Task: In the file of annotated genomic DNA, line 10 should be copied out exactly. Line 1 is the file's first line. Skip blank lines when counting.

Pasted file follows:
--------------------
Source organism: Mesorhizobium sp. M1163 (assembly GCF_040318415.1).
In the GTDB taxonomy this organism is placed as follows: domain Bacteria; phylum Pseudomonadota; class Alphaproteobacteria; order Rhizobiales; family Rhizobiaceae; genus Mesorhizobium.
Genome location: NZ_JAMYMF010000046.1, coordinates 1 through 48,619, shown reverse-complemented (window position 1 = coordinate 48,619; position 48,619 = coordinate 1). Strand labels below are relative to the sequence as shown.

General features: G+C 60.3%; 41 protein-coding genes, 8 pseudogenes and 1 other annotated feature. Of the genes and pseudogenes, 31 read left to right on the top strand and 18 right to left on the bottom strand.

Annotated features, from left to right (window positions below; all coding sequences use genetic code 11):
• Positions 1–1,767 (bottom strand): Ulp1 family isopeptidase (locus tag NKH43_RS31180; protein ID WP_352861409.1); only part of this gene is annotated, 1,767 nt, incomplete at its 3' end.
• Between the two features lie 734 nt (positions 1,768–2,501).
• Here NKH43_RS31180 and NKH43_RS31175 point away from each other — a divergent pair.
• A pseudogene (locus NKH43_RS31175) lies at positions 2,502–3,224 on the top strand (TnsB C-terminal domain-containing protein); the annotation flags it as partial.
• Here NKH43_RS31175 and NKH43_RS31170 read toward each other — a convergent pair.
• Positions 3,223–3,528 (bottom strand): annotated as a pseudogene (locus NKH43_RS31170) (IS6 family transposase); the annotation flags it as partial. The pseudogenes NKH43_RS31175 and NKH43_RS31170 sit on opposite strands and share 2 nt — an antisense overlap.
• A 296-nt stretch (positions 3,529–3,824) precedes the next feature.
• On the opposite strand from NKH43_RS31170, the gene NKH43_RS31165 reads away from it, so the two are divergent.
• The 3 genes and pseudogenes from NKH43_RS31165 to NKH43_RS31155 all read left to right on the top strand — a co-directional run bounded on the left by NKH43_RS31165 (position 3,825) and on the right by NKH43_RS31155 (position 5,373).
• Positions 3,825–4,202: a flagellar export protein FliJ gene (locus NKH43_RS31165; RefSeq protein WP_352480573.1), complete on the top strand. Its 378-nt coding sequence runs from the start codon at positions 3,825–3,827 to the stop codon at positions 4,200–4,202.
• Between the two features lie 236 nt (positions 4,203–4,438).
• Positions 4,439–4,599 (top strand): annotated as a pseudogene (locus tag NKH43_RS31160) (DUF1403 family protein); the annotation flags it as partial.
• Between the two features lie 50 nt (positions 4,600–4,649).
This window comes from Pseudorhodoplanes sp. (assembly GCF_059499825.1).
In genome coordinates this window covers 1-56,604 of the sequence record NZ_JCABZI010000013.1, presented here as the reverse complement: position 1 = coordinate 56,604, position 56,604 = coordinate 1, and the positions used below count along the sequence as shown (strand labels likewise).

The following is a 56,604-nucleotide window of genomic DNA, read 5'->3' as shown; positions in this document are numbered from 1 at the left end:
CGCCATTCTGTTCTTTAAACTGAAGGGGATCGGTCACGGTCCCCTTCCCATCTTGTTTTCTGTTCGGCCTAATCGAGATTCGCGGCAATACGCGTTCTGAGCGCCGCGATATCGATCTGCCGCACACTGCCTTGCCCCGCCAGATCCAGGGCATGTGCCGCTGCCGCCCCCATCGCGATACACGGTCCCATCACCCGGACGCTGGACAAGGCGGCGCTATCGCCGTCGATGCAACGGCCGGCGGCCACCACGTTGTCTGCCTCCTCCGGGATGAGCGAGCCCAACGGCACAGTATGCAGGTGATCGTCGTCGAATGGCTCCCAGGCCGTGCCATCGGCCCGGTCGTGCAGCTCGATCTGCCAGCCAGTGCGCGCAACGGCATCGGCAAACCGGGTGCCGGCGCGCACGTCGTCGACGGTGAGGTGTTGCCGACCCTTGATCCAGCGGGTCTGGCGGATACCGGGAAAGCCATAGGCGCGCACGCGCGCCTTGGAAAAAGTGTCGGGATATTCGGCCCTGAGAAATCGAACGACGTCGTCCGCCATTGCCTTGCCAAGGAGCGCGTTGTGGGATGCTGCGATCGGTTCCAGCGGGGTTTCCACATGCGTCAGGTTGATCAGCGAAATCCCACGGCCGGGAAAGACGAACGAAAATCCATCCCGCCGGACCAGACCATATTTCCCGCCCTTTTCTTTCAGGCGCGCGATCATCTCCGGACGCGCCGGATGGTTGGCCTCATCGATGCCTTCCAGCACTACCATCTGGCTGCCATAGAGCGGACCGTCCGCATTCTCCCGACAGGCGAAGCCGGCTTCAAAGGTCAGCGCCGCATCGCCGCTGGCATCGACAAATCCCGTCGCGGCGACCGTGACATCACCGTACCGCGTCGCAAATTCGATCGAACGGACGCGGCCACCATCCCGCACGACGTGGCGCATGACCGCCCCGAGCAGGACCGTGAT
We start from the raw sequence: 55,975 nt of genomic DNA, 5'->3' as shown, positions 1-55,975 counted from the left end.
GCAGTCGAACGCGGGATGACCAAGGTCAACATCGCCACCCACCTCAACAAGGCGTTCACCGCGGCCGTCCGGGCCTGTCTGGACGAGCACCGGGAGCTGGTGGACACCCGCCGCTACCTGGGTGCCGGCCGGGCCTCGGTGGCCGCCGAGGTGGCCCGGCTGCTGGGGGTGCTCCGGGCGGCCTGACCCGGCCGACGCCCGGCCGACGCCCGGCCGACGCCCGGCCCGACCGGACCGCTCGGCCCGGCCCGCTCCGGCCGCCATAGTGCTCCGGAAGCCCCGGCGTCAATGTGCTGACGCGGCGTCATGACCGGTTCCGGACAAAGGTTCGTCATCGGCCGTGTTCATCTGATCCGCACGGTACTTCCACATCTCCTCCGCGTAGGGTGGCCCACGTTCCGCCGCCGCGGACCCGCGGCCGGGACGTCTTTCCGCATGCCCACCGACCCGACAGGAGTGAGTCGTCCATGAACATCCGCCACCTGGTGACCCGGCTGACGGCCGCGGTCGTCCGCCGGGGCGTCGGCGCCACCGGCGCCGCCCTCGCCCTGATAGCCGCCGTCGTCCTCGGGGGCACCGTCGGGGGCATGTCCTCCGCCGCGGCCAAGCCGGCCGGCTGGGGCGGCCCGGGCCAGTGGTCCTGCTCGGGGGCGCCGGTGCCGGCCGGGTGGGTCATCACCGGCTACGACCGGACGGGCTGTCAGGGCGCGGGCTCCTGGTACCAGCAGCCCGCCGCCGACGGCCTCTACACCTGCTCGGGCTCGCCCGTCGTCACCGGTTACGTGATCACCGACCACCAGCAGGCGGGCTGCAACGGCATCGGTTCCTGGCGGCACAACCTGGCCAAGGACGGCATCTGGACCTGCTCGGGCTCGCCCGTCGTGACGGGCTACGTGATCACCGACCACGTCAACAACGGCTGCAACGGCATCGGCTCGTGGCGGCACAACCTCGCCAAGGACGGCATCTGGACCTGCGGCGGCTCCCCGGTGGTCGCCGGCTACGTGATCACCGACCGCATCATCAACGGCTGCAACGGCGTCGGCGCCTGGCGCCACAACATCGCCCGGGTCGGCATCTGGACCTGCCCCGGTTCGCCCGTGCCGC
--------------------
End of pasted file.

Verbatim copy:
• Here NKH43_RS31175 and NKH43_RS31170 read toward each other — a convergent pair.